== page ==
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Survival of HIV-1 in syringes.

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Department of Epidemiology and Public Health, Yale University School of Medicine, New Haven, Connecticut 06520-8034, USA.


We performed a study to determine the duration of survival of HIV-1 in syringes typically used by injectors of illicit drugs (IDUs). We describe the effectiveness of a microculture assay in detecting viable virus in volumes of blood typical of those commonly found inside used syringes. Using this assay and modeling the worse-case situation for syringe sharing, we have recovered viable, proliferating HIV-1 from syringes that have been maintained at room temperature for periods in excess of 4 weeks. The percentage of syringes with viable virus varied with the volume of residual blood and the titer of HIV-1 in the blood. These experiments provide a scientific basis for needle exchange schemes, harm reduction, and other interventions among IDUs that support the nonsharing and removal of used syringes from circulation.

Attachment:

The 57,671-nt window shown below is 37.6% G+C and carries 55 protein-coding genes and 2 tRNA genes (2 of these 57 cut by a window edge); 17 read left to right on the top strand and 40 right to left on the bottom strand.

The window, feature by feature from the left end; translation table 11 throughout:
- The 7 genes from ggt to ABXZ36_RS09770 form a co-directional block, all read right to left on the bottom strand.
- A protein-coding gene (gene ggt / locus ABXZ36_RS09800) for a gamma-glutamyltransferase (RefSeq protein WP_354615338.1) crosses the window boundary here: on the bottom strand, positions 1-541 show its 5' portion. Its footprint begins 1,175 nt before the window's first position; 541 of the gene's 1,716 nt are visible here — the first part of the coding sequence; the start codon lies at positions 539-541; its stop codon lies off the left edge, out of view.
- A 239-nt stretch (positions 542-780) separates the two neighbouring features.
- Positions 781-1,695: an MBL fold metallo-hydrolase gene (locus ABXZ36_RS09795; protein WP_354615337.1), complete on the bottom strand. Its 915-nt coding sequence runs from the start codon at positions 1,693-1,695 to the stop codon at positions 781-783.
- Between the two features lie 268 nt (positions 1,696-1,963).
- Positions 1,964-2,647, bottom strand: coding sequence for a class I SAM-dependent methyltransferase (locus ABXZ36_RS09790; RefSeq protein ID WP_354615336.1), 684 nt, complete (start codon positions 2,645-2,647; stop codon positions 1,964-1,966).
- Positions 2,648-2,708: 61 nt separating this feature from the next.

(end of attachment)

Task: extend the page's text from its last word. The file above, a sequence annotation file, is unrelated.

[Indexed for MEDLINE]

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